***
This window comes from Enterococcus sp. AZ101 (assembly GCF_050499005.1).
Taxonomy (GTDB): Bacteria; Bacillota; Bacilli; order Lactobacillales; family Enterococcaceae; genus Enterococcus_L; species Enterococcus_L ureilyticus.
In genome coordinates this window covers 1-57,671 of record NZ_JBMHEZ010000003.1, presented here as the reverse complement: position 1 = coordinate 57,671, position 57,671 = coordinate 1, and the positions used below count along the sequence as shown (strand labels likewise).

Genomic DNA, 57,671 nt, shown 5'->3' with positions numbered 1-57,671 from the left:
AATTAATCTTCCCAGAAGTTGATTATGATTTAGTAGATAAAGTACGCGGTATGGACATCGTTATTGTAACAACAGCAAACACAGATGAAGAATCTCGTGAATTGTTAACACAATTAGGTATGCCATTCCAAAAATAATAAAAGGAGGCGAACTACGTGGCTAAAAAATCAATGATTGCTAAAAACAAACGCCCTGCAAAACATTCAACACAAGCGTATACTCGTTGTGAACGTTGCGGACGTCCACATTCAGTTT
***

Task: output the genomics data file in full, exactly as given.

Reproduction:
This window comes from Enterococcus sp. AZ101 (assembly GCF_050499005.1).
Taxonomy (GTDB): Bacteria; Bacillota; Bacilli; order Lactobacillales; family Enterococcaceae; genus Enterococcus_L; species Enterococcus_L ureilyticus.
In genome coordinates this window covers 1-57,671 of record NZ_JBMHEZ010000003.1, presented here as the reverse complement: position 1 = coordinate 57,671, position 57,671 = coordinate 1, and the positions used below count along the sequence as shown (strand labels likewise).

Genomic DNA, 57,671 nt, shown 5'->3' with positions numbered 1-57,671 from the left:
AATTAATCTTCCCAGAAGTTGATTATGATTTAGTAGATAAAGTACGCGGTATGGACATCGTTATTGTAACAACAGCAAACACAGATGAAGAATCTCGTGAATTGTTAACACAATTAGGTATGCCATTCCAAAAATAATAAAAGGAGGCGAACTACGTGGCTAAAAAATCAATGATTGCTAAAAACAAACGCCCTGCAAAACATTCAACACAAGCGTATACTCGTTGTGAACGTTGCGGACGTCCACATTCAGTTT